Interpersonal consequences of person perception processes in two social contexts

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Abstract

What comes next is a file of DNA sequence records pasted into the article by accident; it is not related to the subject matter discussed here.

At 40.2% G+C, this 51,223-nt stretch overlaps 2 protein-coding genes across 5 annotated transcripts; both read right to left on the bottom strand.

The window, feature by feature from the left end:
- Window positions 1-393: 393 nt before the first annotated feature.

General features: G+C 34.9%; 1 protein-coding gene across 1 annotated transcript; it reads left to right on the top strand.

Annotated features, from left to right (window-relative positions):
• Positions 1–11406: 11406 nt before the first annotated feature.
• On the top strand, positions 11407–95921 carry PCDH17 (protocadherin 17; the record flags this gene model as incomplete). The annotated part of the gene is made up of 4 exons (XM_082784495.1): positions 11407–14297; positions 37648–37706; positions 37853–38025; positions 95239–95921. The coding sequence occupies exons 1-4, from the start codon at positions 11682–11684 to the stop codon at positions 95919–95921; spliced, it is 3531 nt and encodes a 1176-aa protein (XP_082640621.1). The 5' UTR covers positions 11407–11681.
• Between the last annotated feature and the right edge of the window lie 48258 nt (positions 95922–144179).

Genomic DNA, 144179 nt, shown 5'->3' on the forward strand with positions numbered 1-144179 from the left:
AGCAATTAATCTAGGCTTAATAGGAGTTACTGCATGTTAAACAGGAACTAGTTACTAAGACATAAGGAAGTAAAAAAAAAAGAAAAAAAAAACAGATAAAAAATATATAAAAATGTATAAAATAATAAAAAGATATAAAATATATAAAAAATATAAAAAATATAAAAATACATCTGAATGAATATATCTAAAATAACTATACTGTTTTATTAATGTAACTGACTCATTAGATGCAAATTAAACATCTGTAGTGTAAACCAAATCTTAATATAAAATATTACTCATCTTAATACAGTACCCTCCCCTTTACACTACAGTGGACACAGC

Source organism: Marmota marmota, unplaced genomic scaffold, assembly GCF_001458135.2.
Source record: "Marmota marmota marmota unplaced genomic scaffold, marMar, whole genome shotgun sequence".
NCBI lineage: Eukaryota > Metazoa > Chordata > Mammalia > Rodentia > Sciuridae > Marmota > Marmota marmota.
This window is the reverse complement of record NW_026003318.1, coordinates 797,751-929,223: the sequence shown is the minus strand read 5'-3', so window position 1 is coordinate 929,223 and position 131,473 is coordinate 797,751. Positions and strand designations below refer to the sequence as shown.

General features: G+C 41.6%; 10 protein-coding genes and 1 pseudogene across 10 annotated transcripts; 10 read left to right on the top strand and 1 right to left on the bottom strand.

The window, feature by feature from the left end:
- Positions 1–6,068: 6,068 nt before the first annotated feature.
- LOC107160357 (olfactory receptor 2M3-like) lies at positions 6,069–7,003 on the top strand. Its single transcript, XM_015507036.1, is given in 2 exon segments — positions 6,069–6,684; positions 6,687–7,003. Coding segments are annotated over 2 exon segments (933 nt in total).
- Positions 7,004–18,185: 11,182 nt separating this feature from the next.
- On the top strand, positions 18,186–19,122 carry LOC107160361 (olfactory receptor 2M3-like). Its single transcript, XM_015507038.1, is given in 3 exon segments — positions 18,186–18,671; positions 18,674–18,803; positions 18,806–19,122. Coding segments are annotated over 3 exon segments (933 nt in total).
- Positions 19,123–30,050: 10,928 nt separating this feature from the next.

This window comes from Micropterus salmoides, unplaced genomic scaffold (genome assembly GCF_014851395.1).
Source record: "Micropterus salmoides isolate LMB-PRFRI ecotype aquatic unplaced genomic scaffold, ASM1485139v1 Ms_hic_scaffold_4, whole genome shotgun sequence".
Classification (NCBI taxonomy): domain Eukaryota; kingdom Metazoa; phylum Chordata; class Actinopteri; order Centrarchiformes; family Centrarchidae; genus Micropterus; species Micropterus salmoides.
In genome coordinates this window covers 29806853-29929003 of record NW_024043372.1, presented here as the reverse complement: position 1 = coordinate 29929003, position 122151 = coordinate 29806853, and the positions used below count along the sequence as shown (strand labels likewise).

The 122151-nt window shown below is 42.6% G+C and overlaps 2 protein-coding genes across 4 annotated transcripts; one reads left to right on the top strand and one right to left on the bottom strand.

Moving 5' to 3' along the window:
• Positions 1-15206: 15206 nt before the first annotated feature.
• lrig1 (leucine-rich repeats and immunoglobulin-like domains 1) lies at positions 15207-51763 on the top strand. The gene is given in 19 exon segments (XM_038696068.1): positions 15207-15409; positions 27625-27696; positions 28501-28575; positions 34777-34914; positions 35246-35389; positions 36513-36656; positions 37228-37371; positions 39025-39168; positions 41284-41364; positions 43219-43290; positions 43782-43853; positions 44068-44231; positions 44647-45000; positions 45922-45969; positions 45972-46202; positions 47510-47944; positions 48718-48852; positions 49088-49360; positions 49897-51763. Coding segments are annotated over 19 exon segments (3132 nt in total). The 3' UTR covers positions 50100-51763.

Examined whether perceiver-based perceptual processes affect social behavior. Approximately 1,100 undergraduates were exposed to a videotape that portrayed a male or female child interacting with an adult in a playroom. In Study 1, Ss who “saw” the child emit (a) primarily positive behaviors (i.e., Ss who were positively biased), (b) about equal numbers of positive and negative behaviors (i.e., Ss who were accurate), or (c) primarily negative behaviors (i.e., Ss who were negatively biased) then engaged in cooperative task activities with a 7-yr-old child. In Study 2, a subset of these Ss engaged in a discussion with another undergraduate about 3 issues on which they apparently disagreed. Systematic analyses of these interactions suggested that perceptual processes affected social behavior–negatively biased Ss tended to act in a more authoritarian manner in their encounters with the child, whereas positively biased Ss were the least effective in the discussion task. (23 ref) (PsycINFO Database Record (c) 2006 APA, all rights reserved)

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